CYOD / EOD schemes promise to overcome many of the limitations of the standard BYOD scheme, and what’s more specialist enterprise devices are also promising much in the way of improved security. Contrary to BYOD schemes in which, amongst other security holes, defy email security best practices to no end.

For the industry where specialist devices are required (such as upon the average construction site, where workers could benefit from specialist wireless communication provided through robust devices) CYOD / EOD seems set to truly meet their needs in a way that BYOD never could.

Stop focusing upon the over-hyped BYOD scene, and concentrate on what CYOD and EOD can bring to the workplace of tomorrow.

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Small Business Lessons from Hillary Clinton’s BYOD Fiasco

Bring your own device (BYOD) policies have landed front row center in the headlines, though not in the most direct way. In this case, the fervor over Hillary Clinton’s emails has lead to a lot of discussion surrounding BYOD and the best practices companies and organizations should adopt. For those not up to date with the news, the controversy surrounds the former Secretary of State choosing to use a personal email server for all her emails whether they were personal or related to her governmental duties. It was later discovered that she deleted a good portion of her emails, prompting further investigation and more questions. So why pursue these actions regarding her emails? Clinton claims it was for convenience since she didn’t want to carry around multiple devices. She also claims she deleted certain emails out of concern for her privacy. Political opponents have disputed these claims, but that’s not the point of this article.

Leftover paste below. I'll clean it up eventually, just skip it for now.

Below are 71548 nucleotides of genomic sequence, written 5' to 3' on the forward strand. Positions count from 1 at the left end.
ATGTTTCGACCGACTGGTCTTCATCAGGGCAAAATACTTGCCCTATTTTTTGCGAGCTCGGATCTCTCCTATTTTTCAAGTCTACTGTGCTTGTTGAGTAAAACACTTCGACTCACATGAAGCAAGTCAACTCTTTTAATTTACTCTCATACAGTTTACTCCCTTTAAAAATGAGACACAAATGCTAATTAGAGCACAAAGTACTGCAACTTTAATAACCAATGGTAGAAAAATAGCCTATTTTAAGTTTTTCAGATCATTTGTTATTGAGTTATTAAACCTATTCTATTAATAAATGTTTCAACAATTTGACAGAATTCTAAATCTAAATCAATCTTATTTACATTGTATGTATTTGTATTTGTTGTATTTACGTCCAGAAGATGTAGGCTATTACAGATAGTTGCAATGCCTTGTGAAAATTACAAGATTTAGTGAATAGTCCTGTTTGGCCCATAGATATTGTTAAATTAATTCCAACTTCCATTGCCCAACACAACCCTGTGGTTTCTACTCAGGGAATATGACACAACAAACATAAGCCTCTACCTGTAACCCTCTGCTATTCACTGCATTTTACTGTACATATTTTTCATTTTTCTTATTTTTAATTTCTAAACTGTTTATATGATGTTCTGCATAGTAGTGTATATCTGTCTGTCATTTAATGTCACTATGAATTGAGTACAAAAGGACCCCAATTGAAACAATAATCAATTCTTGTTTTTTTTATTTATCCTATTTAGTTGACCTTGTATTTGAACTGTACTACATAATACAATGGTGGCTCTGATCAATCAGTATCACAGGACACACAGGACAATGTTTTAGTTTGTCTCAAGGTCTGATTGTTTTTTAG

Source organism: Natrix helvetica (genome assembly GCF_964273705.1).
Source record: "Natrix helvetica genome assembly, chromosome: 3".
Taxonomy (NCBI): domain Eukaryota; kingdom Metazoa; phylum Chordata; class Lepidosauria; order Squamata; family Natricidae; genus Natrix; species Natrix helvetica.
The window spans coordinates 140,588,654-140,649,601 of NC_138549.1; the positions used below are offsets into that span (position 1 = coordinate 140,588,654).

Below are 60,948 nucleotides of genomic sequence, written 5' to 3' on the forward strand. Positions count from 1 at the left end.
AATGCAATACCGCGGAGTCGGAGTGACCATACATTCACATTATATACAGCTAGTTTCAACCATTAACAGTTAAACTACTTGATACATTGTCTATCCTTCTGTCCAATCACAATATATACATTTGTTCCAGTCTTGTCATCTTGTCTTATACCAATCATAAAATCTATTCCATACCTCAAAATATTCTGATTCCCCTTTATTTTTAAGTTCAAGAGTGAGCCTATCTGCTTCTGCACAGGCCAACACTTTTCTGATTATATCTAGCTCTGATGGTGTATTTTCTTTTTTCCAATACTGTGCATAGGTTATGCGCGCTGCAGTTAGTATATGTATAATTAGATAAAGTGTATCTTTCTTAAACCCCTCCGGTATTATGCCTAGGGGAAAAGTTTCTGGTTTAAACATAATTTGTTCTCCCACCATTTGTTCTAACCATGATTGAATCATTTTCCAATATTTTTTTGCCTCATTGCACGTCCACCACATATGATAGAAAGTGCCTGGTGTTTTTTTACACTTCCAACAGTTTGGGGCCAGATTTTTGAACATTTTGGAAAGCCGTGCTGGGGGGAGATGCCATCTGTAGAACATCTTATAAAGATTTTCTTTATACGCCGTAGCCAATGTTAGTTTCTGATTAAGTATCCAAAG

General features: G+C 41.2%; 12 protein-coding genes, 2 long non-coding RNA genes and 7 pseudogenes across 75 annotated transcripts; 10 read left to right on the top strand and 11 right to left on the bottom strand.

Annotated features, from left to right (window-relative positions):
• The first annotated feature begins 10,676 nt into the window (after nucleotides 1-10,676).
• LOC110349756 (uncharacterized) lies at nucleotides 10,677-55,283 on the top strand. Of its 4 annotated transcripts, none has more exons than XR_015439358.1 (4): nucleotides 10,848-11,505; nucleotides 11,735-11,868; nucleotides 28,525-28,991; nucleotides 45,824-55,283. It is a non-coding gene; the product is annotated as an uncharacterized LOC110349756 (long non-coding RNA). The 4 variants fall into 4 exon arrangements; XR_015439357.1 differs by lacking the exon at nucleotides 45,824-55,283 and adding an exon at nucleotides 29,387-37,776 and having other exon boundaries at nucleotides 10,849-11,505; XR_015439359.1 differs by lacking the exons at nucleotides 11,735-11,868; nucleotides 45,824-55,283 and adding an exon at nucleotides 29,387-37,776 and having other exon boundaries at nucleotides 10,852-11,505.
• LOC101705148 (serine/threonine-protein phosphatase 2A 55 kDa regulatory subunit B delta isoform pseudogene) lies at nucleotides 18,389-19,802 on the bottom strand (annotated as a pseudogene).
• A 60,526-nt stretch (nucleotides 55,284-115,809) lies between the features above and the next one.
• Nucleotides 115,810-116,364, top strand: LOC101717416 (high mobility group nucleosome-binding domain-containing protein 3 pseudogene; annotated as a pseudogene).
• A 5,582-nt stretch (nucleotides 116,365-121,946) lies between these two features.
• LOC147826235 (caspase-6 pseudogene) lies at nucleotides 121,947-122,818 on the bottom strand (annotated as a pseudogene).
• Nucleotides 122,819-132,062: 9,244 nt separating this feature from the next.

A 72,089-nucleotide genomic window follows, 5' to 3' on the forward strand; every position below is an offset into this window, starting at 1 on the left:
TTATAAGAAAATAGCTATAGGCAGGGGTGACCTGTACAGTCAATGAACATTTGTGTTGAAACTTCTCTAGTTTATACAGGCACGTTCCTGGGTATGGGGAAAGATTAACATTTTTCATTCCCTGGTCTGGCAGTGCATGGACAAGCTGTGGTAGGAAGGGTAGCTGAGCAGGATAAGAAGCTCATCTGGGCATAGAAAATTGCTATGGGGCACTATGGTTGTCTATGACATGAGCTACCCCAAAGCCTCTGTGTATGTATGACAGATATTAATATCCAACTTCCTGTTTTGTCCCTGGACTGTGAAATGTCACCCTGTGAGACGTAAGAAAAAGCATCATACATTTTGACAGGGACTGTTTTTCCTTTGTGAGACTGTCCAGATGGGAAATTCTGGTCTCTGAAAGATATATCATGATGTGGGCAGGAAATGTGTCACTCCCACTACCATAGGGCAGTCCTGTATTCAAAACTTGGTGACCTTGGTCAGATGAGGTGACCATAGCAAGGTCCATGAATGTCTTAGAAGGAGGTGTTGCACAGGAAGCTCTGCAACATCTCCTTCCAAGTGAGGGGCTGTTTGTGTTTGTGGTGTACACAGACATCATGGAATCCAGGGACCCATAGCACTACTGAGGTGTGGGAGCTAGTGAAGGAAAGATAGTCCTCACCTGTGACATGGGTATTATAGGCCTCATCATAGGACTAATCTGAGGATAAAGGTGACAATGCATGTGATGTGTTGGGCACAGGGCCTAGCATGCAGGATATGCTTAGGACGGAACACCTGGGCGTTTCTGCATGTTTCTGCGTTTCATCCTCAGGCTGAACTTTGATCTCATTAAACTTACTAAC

What most small businesses can take away from this fiasco are lessons about how best to adopt BYOD and the common mistakes to avoid.

Make BYOD Policies Clear and Concise

Any organization adopting a BYOD policy usually has to create a shift in the organization’s culture. That requires setting out policies that outline the proper use of personal devices while at work. Moving to a BYOD policy normally requires an adjustment period, and that time can be made much smoother should the adopted policy be clear and easy-to-understand. In the Clinton case, the exact policies of the State Department may have been hard to follow, leading to confusion over what was appropriate for proper business use. Organizations should be careful not to make this mistake. They need to determine if personal emails are appropriate to use for work purposes. They also need to explain how personal devices should be handled in the office or on the road. The easier it is to understand a BYOD policy, the fewer problems will arise.